Ethiopia: The sacred waters of Lake Tana

This internal lake of Ethiopia is an Alpine circle of muddy waters, more than three thousand five hundred square km. This is where, forming a slow and calm stream, the Blue Nile rises. Lake Tana is a sacred boundary, a frontier of Christianity.

Almost all of the thirty-seven islands conceal a monastery, a church, and an Orthodox hermitage. Most of the churches of Lake Tana are round with a conical roof (like the traditional Ethiopian churches).

The larger circle, the cloister, with either wood or cement columns, is usually open towards the outside while on the inside, in concentric circles, we find the presbytery and the drum, with walls often decorated with paintings. With its twenty-eight square pillars connected by round arches, one of the noblest examples of this type of architecture is the church of Kebran Gabriel, located on the suggestive island of Kebran at the southern point of the lake, facing the city of Bahir Dar.

Kebran Gabriel is one of the monasteries founded in the fourteenth century. The large elliptical church, dedicated to the Archangel Gabriel was built on the level summit of the island. The Archangel Uriel – guardian of the gates of Paradise – managed to intercept a lightning bolt that was about to burn up the great church of the Ura Khidanemehret Sanctuary dedicated to Our Lady. Dek, at the centre of the lake, is the largest island. The church of Narga Selassie, the basilica of the Trinity of Narga, known as the sanctuary of honey, rises on a rocky isthmus on its western shores.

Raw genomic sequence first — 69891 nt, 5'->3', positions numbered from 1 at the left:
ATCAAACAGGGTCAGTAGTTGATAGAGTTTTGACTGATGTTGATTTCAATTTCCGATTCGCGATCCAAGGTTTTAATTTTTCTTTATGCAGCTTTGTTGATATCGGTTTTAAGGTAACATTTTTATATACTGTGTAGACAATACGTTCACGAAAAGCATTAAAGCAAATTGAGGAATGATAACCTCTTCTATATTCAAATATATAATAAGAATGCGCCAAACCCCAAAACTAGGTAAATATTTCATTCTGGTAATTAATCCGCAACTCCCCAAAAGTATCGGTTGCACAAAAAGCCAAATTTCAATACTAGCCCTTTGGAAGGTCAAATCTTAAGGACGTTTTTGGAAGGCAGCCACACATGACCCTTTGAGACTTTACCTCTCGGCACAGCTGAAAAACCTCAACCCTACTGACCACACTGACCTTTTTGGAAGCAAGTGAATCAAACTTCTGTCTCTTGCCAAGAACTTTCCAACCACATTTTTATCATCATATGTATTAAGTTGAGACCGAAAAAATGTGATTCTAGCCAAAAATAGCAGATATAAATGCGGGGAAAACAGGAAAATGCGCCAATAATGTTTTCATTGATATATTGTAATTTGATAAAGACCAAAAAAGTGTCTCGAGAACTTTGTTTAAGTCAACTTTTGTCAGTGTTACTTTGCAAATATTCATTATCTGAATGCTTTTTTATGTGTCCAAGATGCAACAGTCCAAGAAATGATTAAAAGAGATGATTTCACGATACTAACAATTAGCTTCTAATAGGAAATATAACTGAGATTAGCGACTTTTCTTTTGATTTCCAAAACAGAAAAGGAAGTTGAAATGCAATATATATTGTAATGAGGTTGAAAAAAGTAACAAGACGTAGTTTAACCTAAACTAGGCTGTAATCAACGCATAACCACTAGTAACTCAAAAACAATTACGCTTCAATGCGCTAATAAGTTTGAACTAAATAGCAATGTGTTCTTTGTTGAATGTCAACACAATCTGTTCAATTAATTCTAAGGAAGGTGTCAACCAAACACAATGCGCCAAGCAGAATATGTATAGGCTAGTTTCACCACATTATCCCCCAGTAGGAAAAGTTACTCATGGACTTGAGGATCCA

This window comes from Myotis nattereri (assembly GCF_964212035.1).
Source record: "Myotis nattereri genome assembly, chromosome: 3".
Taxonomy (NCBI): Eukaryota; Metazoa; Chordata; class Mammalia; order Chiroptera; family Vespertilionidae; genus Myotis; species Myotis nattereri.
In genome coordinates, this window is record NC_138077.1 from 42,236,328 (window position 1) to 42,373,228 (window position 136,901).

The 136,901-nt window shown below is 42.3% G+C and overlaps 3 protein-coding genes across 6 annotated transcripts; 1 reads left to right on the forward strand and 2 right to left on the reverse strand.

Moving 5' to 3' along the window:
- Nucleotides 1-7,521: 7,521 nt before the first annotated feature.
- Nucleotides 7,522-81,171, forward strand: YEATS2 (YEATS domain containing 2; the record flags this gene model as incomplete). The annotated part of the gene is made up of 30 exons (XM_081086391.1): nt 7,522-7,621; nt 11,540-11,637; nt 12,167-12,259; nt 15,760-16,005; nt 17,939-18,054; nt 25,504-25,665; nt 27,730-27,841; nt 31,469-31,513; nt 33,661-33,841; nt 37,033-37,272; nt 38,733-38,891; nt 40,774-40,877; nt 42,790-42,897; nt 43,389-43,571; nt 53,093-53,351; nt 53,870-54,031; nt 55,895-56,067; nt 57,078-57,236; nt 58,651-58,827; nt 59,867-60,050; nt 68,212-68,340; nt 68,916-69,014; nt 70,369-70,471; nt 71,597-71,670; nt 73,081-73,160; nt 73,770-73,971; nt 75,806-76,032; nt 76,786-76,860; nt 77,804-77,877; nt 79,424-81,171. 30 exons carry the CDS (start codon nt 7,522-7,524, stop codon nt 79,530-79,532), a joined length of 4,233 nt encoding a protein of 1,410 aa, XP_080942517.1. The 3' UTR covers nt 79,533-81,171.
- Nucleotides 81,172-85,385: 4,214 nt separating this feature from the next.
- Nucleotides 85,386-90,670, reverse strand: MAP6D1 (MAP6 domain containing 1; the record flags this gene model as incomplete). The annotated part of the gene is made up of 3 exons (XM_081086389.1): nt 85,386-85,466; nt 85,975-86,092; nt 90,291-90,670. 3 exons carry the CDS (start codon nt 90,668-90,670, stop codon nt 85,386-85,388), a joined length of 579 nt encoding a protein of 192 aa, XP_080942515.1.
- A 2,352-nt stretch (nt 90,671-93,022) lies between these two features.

On the island of Kebrar, there are now almost seventy monks whereas in the past it had as many as five hundred. The life of the monks is a simple one: in Kebran, where women are not allowed, the young men eat once a day in common while the older monks usually take their food in their little houses, fasting frequently.

These little islands are the strongholds of evangelisation in Ethiopia, unassailable refuges during the centuries of the Muslim incursions. Tana Kirkos, for example, is an island far distant from the reassuring port of Bahir Dar. It is a solitary island, forbidden to women. It is like a rocky claw along the north-east shore of the lake. Here, according to legend, it is said that the Virgin Mary took refuge during the flight into Egypt. Here, according to the accounts of the monks, the Arc of the Covenant was preserved after it was taken from Jerusalem.

At about thirty kilometres from Bahir Dar we can view the great spectacle of the Nile. The Blue Nile, after its quiet exit from Lake Tana, confines itself in a narrow gorge, digging its path through the rock, seeking an outlet towards its counterpart as it descends the immense savannahs of Sudan. The Ethiopian Nile, with no further delay, makes the great leap of Tis Issat, the Blue Nile Falls, where its waters seem to take flight, transforming themselves into ‘the smoke of a great fire’ (this is what its name means in Amharic).

At the end of the rainy season, during the first months of the Ethiopian autumn, the Blue Nile Falls are impressive: almost a kilometre and a half wide, a wall of water crashing down. In some places, the waterfall is forty-five metres high.

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